Mig-23 : MF, ML
By J. Bašný, J. Brázda, M. Ovcácík, K. Susa
Publisher: 4+ Publications 1994 52 Pages
PDF 11 MB
As the best known product from the OKB MiG construction bureau, the MiG-21 Fishbed, was developed into the most capable PF version Fishbed D (see 4+ publication "MiG-21"). the bureau became aware that designing an entirely new aircraft with higher performance would be a formidable task. Combining high performance with good ma-noeuverability and good short field takeoff and landing was considered particularly difficult.
At that time two types of wing were used to attain supersonic speeds, delta and sharply swept. The former was used on the Mirage III, MiG-21, Su-9/lS, F-102 and F-106, whilst the latter plan form appeared on the MiG-19, Su-7, BAC Lightning, F-100, F-101 and F-105. All these designs were characterised by long takeoff and landing distances and high approach speeds demanding large angles of attack. At that time radar and electronic equipment was heavy and engines were inefficient demanding large fuel capacity. Developing an all weather fighter from a day fighter involved installation of high performance radar and a capacity to carry long range ait-to-air missiles. Additionally, in this role greater range is demanded. All of these changes result in weight increases which are reflected in performance penalties.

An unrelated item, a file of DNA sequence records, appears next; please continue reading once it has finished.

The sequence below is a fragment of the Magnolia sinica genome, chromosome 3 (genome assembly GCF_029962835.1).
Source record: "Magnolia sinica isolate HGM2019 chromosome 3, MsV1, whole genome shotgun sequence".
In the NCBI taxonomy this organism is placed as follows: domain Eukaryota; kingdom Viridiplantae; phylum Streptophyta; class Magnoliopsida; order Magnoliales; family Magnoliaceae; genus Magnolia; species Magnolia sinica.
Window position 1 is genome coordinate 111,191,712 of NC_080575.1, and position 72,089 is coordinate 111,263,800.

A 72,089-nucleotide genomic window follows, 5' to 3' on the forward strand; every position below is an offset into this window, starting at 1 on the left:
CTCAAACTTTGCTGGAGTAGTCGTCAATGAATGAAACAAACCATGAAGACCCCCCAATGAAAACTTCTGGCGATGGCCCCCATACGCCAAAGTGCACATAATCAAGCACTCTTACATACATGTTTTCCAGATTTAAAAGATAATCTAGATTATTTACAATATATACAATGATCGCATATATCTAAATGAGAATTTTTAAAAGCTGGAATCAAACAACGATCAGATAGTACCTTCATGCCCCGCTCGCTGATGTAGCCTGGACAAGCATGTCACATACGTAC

Several solutions to these problems were proposed including wing with more sophisticated high lift devices and angles of sweep as sharp as 60° (e. g. Mirage F.l, F-4 Phantom II, and F-8). More exotic designs were tried including fuselage mounted dedicated lift engines (e.g. an experimental version of Mirage III). Finally the solution of variable swept wings was successfully adopted, with minimum sweep for takeoff and maximum for supersonic and transonic flight at low altitude (this concept is discussed in some detail in our companion monograph "Su-22").
OKB MiG did improve the MiG-21 by installing SPS "blown" landing flaps, but the new Soviet AF High Command specification for a new generation fighter could not be met by an upgraded MiG-21. Based on research by the TsAGI research institute and probably from KGB intelligence reports the designers led by A. I. Mikoyan and, later, his deputy R Belyakov decided to design two fighters sharing as many components as possible but each exploring a different concept The first was fitted with fuselage mounted lift engines and the second variable sweep wings. Unusual for the MiG bureau both designs featured side air intakes to allow for the installation of radar scanners of greater diameter. The tail appendages were almost identical.